By Mason Taylor

Telematics – also known as black box – car insurance may soon be the norm in the UK. Many new cars are being built with black boxes installed from day one, and from a road safety perspective, there’s lots of strong arguments that support the wide roll out of the technology.

By keeping tabs on your driving, it encourages you to drive better, and can offer you savings on your insurance the better you are.

It can also keep you safe by sensing collisions and alerting insurers to a potential accident. It can help find your car if it gets stolen, and it can provide useful information if you need to make a claim after an accident.

But there are cons too – especially the ‘Big Brother’ aspect of telematics, the idea that someone somewhere is watching you. And they are. Your insurer or another company typically monitors any combination of your speed, braking, acceleration, location, mileage and what time of day you’re driving. Any or all of these factors may then be calculated to determine your driving score, and ultimately how much you pay.

Driving in the fast lane – who’s watching what?

Speeding in particular is a contentious aspect of data-monitoring in telematics. Many insurers monitor speeding as an element towards calculating a driving score. For example, one large black box insurer reviews an individual’s speeding score every 28 days, and if it falls below a certain threshold, they may cancel your policy with 7 days’ notice. This could be reasonable, as drivers who are consistently driving over the speed limit are riskier to insure, and if the insurers are sufficiently communicating with customers via notifications and warnings, as well as providing opportunities and enough time for drivers to improve their score, it could be fair with the proper safeguards in place.

But many insurers also have clauses in their policies about ‘excessive’ or ‘extreme’ speeding events. This means that if a driver goes over the speed limit by a certain amount, they will then have their policy cancelled outright with a minimum of seven days’ notice. One popular black box insurer has this speed limit set at 80mph, and states that as the policy is aimed at safe drivers, anyone driving over this limit is not suitable for telematics insurance. Another large black box insurer has this limit set depending on the zone – for example 45mph in a 30mph zone can result in immediate cancellation with just a week’s notice.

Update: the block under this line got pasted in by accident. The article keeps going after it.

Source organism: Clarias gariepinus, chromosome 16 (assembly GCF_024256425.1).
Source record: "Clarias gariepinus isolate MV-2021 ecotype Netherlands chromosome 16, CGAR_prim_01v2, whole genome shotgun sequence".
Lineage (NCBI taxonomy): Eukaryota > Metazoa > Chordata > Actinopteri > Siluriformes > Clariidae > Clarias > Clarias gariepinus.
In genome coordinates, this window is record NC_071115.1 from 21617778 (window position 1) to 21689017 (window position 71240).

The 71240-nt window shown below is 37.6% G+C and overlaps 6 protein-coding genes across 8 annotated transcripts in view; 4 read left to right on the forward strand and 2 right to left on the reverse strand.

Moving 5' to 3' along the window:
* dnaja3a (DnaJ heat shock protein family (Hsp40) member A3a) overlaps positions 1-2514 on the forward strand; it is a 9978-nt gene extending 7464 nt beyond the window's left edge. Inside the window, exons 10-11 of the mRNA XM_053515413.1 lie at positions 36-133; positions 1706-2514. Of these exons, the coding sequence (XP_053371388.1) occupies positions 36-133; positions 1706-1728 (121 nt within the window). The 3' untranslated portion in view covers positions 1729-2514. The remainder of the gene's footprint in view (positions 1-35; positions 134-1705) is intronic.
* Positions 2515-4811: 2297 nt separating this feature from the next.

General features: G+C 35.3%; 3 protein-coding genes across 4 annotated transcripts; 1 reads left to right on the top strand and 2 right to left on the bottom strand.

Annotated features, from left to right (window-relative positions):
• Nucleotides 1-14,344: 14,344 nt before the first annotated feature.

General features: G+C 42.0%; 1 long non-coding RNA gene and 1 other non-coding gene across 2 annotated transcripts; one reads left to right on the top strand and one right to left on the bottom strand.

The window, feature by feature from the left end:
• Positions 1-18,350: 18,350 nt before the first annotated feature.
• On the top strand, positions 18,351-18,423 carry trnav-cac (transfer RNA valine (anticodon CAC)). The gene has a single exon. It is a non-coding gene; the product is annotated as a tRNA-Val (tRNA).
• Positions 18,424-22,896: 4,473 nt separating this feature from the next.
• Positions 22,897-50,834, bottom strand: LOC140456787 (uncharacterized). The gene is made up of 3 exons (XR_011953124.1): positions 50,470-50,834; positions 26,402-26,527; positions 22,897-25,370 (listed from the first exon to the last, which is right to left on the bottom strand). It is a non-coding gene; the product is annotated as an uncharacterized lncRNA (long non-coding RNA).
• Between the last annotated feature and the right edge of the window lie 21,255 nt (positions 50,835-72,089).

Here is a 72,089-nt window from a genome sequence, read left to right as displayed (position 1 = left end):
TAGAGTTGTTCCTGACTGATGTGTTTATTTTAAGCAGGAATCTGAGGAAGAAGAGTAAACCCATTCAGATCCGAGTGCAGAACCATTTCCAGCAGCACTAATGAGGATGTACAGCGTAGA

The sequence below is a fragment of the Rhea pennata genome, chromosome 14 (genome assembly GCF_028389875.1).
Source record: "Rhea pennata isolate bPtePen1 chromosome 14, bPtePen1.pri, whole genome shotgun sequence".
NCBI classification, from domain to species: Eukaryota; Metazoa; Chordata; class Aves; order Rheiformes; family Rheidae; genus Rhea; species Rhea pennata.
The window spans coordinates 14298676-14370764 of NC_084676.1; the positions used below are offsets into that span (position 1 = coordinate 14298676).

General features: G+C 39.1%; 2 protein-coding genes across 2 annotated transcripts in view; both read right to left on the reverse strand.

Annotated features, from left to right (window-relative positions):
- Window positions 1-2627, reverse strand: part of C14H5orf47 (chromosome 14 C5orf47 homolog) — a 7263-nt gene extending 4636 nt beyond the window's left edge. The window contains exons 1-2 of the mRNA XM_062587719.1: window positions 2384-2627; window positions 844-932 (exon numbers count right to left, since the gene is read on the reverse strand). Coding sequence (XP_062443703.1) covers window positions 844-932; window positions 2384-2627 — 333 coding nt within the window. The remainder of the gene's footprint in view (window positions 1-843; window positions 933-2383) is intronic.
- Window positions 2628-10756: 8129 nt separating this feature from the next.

The issues with issuing cancellation notifications

These types of clauses are problematic for many reasons. A one-off extreme speeding event doesn’t necessarily mean a driver is bad, or in fact riskier than someone who is barely hovering above the insurer’s driving score threshold.

Another problem is that there is no standardisation across the industry as to what kinds of speeds should trigger an immediate cancellation. With some insurers it is closely aligned with legal speed limits, but with other insurers it can be based on their own internal algorithms. It puts a large burden of responsibility on the customer especially if they switch insurers regularly.

Disclosure is also an issue – where can a customer find the limits for their policy? In many cases it’s buried within pages of policy documents, or within a separate terms of business document. And that’s if the information is there to begin with. Many providers are vague as to what constitutes extreme or excessive speeding, and we’ve even been unable to obtain precise figures and terms from a handful of brands. This is unacceptable when it concerns the cancellation of insurance, something which can seriously impact a customer’s ability to get insured elsewhere. This potential consequence is also rarely well explained to customers, something which should be made clear.

So what are we doing about it?

With so many features and differences between insurers, shortcomings across the industry, and the increasing popularity of black box policies, we think the time is right for a telematics specific rating system, one that builds upon our existing car insurance redlines, but with extra criteria that relates to telematics.

Telematics should and can be a force for good. But as things stand, there’s little transparency and a danger that some customers are being hung out to dry for relatively minor transgressions. In the absence of any clear rules around how telematics data can be used, we’ll be launching new ratings which reward companies for clarity, transparency and fairness in the way they use customers’ driving data.

If you’d like to feed into our work on telematics, please get in touch. You can email us at